positive company culture

positive company cultureFor the past few years, the buzz words in HR have been “company culture.” Today, it’s not enough if a company pays high salaries if it drives workers like cattle and promotes an environment of internal competition. Today, a company needs to turn itself into a desirable, positive, and encouraging place of work in order to retain top talent.

So the question isn’t whether creating a good company culture is worthwhile – we know it is. The question, rather is how to go about creating said culture.

Many managers mistakenly think that a good company culture will happen automatically – after all, the company’s vision is solid, their revenue steady, and their workers all pretty nice people. Unfortunately, these assets don’t ensure that your company’s culture will automatically shape itself. At best, your workers will feel direction-less, and at worst, negativity will result.

So to work on creating a good company culture, drop the laissez faire attitude and get started on an active campaign to create a positive workplace for your employees. Here are some ways to get started.

Define a vision

Yes, every company wants to have a positive culture, but what does that mean for your company specifically? Take a look at REI, an outdoor clothing and gear company, which turned their company culture into one that values time spent outdoors. Toward this end, they created the #optoutside campaign for Black Friday, in which they encouraged workers to take off on the busiest day of the year. By doing something previously unimaginable, REI showed that it is a company with a clearly-defined culture. So take a look at your company – and define what you want your vision to be.

Create a plan to achieve your vision

Using REI as a blueprint, how can you implement a plan for your company culture? If your company is in the medical field, you might want to make sure your benefits package has a great health plan. If you are in the resorts and leisure business, you can make it a priority to give your employees maximum vacation days. If you sell baby and kids clothes, you can make your office known for its family-friendly policies. And the list goes on.

To create a generally positive company culture, here are some facets that every company can examine, no matter what field: Benefits, employee lunches, incentive programs, and personnel policy (punching in, docking pay, sick leave, flexibility, etc.).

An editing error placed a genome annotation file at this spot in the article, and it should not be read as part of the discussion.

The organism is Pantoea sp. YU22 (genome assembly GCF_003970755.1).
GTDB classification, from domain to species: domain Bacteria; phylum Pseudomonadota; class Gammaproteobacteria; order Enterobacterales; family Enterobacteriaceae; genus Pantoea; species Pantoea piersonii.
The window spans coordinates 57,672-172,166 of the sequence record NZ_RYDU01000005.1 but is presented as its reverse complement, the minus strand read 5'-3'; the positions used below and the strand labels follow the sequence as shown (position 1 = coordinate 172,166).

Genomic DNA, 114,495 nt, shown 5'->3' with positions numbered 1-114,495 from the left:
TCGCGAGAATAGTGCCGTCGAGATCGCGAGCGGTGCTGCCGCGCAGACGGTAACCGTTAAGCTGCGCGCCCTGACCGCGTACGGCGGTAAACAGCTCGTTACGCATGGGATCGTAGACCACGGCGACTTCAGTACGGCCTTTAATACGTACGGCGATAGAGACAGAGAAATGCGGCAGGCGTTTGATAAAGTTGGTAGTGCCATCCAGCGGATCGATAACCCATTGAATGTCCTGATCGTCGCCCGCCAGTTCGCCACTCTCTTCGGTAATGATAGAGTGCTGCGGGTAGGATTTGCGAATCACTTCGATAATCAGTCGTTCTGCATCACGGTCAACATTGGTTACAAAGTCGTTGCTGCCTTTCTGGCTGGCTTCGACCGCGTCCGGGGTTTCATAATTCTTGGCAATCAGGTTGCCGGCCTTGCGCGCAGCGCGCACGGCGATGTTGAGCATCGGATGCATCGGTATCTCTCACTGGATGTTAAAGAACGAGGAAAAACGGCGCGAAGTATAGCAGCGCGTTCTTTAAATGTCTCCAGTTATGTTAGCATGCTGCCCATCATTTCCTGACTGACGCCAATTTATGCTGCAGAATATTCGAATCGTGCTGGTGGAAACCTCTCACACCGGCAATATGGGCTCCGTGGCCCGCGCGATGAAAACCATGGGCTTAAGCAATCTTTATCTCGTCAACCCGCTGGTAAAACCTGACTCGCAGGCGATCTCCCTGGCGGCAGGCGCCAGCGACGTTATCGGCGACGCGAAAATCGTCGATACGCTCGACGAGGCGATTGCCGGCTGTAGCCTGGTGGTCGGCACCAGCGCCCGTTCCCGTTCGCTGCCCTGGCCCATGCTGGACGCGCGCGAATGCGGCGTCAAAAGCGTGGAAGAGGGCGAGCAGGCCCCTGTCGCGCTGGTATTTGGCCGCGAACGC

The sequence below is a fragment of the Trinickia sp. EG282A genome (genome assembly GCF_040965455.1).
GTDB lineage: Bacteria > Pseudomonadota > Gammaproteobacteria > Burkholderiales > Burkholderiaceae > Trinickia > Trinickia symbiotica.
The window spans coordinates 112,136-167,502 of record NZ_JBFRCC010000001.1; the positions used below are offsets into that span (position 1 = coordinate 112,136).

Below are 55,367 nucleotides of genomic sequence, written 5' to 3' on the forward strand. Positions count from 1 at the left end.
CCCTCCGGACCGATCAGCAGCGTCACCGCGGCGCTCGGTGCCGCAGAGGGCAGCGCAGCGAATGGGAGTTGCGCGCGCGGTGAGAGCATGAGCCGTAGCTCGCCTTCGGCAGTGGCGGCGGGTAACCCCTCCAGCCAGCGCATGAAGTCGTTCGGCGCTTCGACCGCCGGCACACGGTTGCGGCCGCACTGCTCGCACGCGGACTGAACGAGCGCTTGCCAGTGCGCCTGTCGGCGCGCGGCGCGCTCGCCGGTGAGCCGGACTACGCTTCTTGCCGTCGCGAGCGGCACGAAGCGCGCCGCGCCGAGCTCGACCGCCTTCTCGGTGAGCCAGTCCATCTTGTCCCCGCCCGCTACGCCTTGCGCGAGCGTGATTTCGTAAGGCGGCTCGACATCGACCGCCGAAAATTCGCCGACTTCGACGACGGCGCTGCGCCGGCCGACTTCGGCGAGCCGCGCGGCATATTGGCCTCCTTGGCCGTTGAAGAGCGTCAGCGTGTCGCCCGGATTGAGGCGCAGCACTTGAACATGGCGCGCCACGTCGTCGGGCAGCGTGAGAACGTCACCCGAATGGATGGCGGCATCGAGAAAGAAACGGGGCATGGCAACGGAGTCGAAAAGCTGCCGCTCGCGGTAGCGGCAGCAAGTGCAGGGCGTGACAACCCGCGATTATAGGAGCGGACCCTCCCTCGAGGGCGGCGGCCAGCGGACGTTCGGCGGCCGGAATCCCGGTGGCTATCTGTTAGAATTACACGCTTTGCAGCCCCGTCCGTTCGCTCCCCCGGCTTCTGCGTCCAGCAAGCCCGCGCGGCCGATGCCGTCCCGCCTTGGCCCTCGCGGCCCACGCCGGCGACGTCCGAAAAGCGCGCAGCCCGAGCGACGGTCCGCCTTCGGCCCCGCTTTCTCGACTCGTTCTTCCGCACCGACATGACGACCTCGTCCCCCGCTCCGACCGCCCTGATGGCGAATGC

Hire people that fit into your vision – especially leaders

Once your vision is defined, you need to hire people who will commit to it and fulfill it. For example, if you work in a non-profit that campaigns against smoking, don’t hire a chain smoker! Obviously, this is an extreme example, and most employees may not outright conflict with your vision. But that is why it is so important to be discerning when you hire (including checking references). This is true x1 million when it comes to leaders and managers, since they are the ones who can set the tone for an entire workplace, and more often than not, bad managers are the reason good employees quit.

Determine the real issues, don’t waste time on non-issues

When trying to implement a company culture to suit your vision, it’s easy to get caught up in minor details that seem important, but essentially don’t add much to the company or for the employees. For example, if you decide that having a company-sponsored lunch once a week is important to team-building, great. Don’t then get bogged down on whether you should order Chinese, Italian or Mexican food. The main idea has been taken care of and implemented – you can now let someone else take care of the details. Here’s an example of the opposite – If you determine that you want to give your employee benefits package a boost, that is a significant undertaking, and one in which leadership should be involved. If you pass this on to someone else, you might end up with a package that isn’t tailored to your company’s culture or employee needs – and that’s simply a waste.

Listen to what your employees say

To do this, the lines of communication need to be open constantly. This means that HR and management need to be approachable (which goes in line with hiring people that fit in with your company vision), and regular interactions should be scheduled. Communication can take place during company lunches, monthly one-on-one meetings between HR and employees, via weekly email updates, etc. When your employees see that you want to hear from them, it will boost their morale and create a positive environment in which they feel that their opinions count.

If it sounds like creating a positive company culture is hard work, you’re right! It is something that takes planning, effort, and of course, time. But the payoffs are worth it: Happy employees with a high retention rate, ultimately expressed in the company’s bottom line.